Guide to the Rules relating to the Conduct
of Members |
1. The purpose of this Guide is to assist Members
in discharging the duties placed upon them by the Code of Conduct
agreed by the House. It replaces the Guide approved by the House
on 14 May 2002 (HC 841 (2001-02)). While previous editions of
the Rules derived their authority from Resolutions of the House
rather than from statute or common law, the attention of Members
is drawn to the fact that in respect of registration categories
4, 5, and 6 there are in addition requirements imposed by the
Political Parties, Elections and Referendums Act2000 (PPERA) as
amended by the Electoral Administration Act 2006.
2. In most circumstances, registration on the
Register of Members' Financial Interests is sufficient to meet
the requirements of PPERA. The Electoral Commission will extract
the information to which the law entitles them from the published
Register, or, where the publication timescale of the Register
does not permit this, by accessing from the office of the Parliamentary
Commissioner for Standards the information provided by Members
to him. In the latter case publication by the Commission will
sometimes predate publication in the Register.
3. Members remain subject to the jurisdiction
of the Electoral Commission in respect of the permissibility of
donations and loans, and are required to report impermissible
or unidentifiable donations offered and loans accepted over £500
in value to the Commission. PPERA provides controls for the acceptance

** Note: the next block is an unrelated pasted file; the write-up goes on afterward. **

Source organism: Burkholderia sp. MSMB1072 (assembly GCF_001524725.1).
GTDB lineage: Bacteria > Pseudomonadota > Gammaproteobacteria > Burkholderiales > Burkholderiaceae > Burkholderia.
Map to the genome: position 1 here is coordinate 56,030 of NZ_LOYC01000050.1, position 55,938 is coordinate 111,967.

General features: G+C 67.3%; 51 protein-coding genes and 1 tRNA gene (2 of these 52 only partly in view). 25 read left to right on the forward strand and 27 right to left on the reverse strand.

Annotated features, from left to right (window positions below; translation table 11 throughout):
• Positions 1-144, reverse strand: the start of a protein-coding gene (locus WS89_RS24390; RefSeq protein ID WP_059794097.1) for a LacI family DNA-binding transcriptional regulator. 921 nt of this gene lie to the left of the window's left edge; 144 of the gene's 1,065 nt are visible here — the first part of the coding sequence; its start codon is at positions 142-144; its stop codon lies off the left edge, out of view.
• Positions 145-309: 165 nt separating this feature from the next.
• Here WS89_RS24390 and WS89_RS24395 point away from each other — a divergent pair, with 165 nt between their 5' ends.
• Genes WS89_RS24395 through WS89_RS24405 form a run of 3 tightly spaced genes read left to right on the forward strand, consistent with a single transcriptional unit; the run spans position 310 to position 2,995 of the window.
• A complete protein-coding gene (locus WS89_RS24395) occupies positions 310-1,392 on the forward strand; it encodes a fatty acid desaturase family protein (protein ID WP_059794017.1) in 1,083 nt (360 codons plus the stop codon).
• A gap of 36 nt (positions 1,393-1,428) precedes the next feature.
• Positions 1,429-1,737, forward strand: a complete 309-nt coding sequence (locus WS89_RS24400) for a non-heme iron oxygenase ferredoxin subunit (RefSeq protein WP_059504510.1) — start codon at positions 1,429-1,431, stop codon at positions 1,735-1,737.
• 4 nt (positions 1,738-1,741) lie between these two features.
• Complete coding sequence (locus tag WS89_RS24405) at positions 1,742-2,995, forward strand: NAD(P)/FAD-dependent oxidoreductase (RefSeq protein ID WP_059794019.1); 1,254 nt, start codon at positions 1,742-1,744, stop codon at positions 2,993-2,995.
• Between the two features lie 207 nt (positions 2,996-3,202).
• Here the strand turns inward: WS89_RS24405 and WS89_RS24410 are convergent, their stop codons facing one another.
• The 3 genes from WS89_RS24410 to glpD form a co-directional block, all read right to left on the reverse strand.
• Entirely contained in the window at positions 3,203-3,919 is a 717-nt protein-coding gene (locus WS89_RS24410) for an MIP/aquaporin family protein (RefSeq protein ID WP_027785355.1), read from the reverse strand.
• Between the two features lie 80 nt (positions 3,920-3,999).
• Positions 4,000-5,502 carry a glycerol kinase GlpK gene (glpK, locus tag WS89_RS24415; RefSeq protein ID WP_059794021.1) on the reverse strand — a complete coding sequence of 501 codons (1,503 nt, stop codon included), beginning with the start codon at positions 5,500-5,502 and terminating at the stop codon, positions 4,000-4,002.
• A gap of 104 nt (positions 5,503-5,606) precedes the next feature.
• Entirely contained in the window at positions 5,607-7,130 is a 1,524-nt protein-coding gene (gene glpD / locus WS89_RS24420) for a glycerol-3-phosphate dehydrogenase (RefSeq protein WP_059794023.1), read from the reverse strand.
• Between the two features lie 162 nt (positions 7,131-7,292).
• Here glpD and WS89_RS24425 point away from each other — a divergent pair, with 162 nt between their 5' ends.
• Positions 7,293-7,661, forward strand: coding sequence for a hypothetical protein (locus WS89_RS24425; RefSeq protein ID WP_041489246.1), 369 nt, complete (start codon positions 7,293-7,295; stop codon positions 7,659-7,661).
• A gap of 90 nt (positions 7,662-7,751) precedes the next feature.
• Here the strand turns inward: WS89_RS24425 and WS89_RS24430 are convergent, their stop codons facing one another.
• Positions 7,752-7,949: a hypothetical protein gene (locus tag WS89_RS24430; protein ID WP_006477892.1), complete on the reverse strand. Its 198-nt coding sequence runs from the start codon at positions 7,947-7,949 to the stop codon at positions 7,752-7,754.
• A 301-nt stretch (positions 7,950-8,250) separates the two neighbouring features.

and reporting of donations and loans which, if over £500,
must be from a permissible source.
The information required to be reported is explained in the case
of permissible donations and loans under categories 4, 5, 6 and
10 and for impermissible donations is available from the Commission.
4. No written guidance can provide for all circumstances,
and the examples included in this Guide should not be regarded
as constituting an exhaustive list. The Parliamentary Commissioner
for Standards ("the Commissioner") and the Registrar
of Members' Financial Interests ("the Registrar") are
available to give advice.
5. The Guide is divided into four Sections dealing
with (1) Registration of Interests (paragraphs 10-71); (2) Declaration
of Interests (paragraphs 72-88); (3) Lobbying for Reward or Consideration
(paragraphs 89-102) and (4) Procedure for Complaints (paragraphs
6. The House has two distinct but overlapping
and interdependent mechanisms for the disclosure of the personal
financial interests of its Members: registration of interests
in a Register which is open for public inspection; and declaration
of interest in the course of debate in the House and in other
7. The main purpose of the Register is to give
public notification on a continuous basis of those financial interests
held by Members which might be thought to influence their parliamentary
conduct or actions.
8. The main purpose of declaration of interest
is to ensure that Members of the House and the public are made
aware, at the appropriate time when a Member is making a speech
in the House or in Committee or participating in any other proceedings
of the House, of any past, present or expected future financial
interest, direct or indirect, which might reasonably be thought
by others to be relevant to those proceedings.
9. Ministers of the Crown who are Members of
the House of Commons are subject to the rules of registration
and declaration in the same way as all other Members (although
Ministerial office is not registrable and the restrictions imposed
by the ban on lobbying for reward or consideration do not apply
to Ministers when acting in the House as Ministers). In addition,
Ministers are subject to further guidelines and requirements laid
down by successive Prime Ministers ("The Ministerial Code"
These requirements are not enforced by the House of Commons and
so are beyond the scope of this Guide.
5 See Note on permissible donations and loans, after
paragraph 65 Back